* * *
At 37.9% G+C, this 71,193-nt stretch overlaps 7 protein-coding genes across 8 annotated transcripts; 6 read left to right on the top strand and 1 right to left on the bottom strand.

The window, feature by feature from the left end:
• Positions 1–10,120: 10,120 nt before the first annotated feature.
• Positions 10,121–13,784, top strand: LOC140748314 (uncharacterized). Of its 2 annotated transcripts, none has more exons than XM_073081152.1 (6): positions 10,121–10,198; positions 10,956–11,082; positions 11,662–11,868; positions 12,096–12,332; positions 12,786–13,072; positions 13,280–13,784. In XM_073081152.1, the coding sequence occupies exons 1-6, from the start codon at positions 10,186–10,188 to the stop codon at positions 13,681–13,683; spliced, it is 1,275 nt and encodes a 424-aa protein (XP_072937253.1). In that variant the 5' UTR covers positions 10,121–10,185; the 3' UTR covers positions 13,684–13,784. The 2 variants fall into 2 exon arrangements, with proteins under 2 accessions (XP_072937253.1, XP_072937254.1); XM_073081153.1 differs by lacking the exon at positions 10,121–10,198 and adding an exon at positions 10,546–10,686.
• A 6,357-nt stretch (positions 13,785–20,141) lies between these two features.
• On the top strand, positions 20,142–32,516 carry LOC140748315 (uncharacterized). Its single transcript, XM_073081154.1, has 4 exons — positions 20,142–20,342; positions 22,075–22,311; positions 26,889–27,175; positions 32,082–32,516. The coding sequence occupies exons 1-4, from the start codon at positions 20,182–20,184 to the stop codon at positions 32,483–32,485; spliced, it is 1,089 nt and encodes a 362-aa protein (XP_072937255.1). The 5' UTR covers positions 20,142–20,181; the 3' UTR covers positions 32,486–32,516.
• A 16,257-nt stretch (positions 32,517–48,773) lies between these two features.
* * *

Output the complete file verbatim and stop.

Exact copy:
At 37.9% G+C, this 71,193-nt stretch overlaps 7 protein-coding genes across 8 annotated transcripts; 6 read left to right on the top strand and 1 right to left on the bottom strand.

The window, feature by feature from the left end:
• Positions 1–10,120: 10,120 nt before the first annotated feature.
• Positions 10,121–13,784, top strand: LOC140748314 (uncharacterized). Of its 2 annotated transcripts, none has more exons than XM_073081152.1 (6): positions 10,121–10,198; positions 10,956–11,082; positions 11,662–11,868; positions 12,096–12,332; positions 12,786–13,072; positions 13,280–13,784. In XM_073081152.1, the coding sequence occupies exons 1-6, from the start codon at positions 10,186–10,188 to the stop codon at positions 13,681–13,683; spliced, it is 1,275 nt and encodes a 424-aa protein (XP_072937253.1). In that variant the 5' UTR covers positions 10,121–10,185; the 3' UTR covers positions 13,684–13,784. The 2 variants fall into 2 exon arrangements, with proteins under 2 accessions (XP_072937253.1, XP_072937254.1); XM_073081153.1 differs by lacking the exon at positions 10,121–10,198 and adding an exon at positions 10,546–10,686.
• A 6,357-nt stretch (positions 13,785–20,141) lies between these two features.
• On the top strand, positions 20,142–32,516 carry LOC140748315 (uncharacterized). Its single transcript, XM_073081154.1, has 4 exons — positions 20,142–20,342; positions 22,075–22,311; positions 26,889–27,175; positions 32,082–32,516. The coding sequence occupies exons 1-4, from the start codon at positions 20,182–20,184 to the stop codon at positions 32,483–32,485; spliced, it is 1,089 nt and encodes a 362-aa protein (XP_072937255.1). The 5' UTR covers positions 20,142–20,181; the 3' UTR covers positions 32,486–32,516.
• A 16,257-nt stretch (positions 32,517–48,773) lies between these two features.